[Haskell-cafe] GHC magic optimization ?
nccb2 at kent.ac.uk
Fri Dec 4 05:36:09 EST 2009
Emmanuel CHANTREAU wrote:
> I will take an example:
> f x y= x+y
> The program ask the user to enter two numbers and print the sum. If the
> user enter "1 2" "f 1 2=3" is stored and a gargage collector is used to
> remove this dandling expression later ?
> If the user enter again "1 2", ghc search in dandling results to
> try to find the result without computing it again ?
I think what you're asking is how Haskell knows at run-time for which
expressions it can re-use the results. The answer is: it doesn't, it
works it out at compile-time. So if you have:
f x y = x + y
And at some point in your program you call f 1 2, and later on from a
totally separate function you call f 1 2, the function will be evaluated
twice (assuming 1 and 2 weren't known constants at compile-time). But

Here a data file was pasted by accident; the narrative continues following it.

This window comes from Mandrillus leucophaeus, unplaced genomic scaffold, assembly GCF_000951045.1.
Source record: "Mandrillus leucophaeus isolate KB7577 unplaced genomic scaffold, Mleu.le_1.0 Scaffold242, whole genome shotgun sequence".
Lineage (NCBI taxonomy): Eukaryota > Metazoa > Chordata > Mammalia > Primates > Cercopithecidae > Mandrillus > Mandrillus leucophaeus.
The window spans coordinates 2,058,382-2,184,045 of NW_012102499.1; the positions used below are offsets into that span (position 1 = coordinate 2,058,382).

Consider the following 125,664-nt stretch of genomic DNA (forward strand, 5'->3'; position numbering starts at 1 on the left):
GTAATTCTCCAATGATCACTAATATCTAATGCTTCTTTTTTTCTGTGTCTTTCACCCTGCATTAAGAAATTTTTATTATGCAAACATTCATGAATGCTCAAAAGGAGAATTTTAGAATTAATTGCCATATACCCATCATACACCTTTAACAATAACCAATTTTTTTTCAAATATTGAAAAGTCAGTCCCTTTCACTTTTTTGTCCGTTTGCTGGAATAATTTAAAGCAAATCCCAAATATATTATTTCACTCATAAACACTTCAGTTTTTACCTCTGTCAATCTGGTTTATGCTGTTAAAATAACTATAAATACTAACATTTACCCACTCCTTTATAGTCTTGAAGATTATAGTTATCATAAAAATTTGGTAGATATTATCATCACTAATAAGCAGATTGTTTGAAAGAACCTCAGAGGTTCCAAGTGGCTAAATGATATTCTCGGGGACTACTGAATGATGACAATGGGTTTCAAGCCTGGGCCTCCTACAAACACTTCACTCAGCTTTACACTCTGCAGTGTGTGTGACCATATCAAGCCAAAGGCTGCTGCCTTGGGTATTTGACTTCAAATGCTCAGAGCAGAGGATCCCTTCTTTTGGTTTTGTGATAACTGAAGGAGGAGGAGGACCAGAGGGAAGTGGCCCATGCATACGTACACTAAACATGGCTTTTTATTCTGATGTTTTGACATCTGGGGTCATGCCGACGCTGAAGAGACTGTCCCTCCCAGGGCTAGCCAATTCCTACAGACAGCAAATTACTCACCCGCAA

let's say you have:
g x y = f x y * f x y
Now the compiler (i.e. at compile-time) can do some magic. It can spot
the common expression and know the result of f x y must be the same both
times, so it can convert to:
g x y = let z = f x y in z * z
Now, the Haskell run-time will evaluate f x y once, store the result in
z, and use it twice. That's how it can use commonalities in your code
and avoid multiple evaluations of the same function call, which I
*think* was your question.
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